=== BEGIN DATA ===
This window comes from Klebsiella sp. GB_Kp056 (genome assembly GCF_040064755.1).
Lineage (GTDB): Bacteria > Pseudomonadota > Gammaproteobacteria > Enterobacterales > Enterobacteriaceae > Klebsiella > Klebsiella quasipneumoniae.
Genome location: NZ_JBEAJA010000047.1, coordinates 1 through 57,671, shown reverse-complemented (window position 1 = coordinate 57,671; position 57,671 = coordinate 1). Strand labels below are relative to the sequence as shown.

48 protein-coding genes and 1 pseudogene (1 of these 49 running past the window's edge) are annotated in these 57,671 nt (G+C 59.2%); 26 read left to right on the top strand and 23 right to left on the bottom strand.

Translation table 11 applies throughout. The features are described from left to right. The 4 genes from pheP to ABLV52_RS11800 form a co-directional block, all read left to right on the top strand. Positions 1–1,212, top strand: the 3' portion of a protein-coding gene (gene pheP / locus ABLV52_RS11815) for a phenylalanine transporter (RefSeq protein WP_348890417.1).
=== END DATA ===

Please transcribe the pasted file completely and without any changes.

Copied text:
This window comes from Klebsiella sp. GB_Kp056 (genome assembly GCF_040064755.1).
Lineage (GTDB): Bacteria > Pseudomonadota > Gammaproteobacteria > Enterobacterales > Enterobacteriaceae > Klebsiella > Klebsiella quasipneumoniae.
Genome location: NZ_JBEAJA010000047.1, coordinates 1 through 57,671, shown reverse-complemented (window position 1 = coordinate 57,671; position 57,671 = coordinate 1). Strand labels below are relative to the sequence as shown.

48 protein-coding genes and 1 pseudogene (1 of these 49 running past the window's edge) are annotated in these 57,671 nt (G+C 59.2%); 26 read left to right on the top strand and 23 right to left on the bottom strand.

Translation table 11 applies throughout. The features are described from left to right. The 4 genes from pheP to ABLV52_RS11800 form a co-directional block, all read left to right on the top strand. Positions 1–1,212, top strand: the 3' portion of a protein-coding gene (gene pheP / locus ABLV52_RS11815) for a phenylalanine transporter (RefSeq protein WP_348890417.1).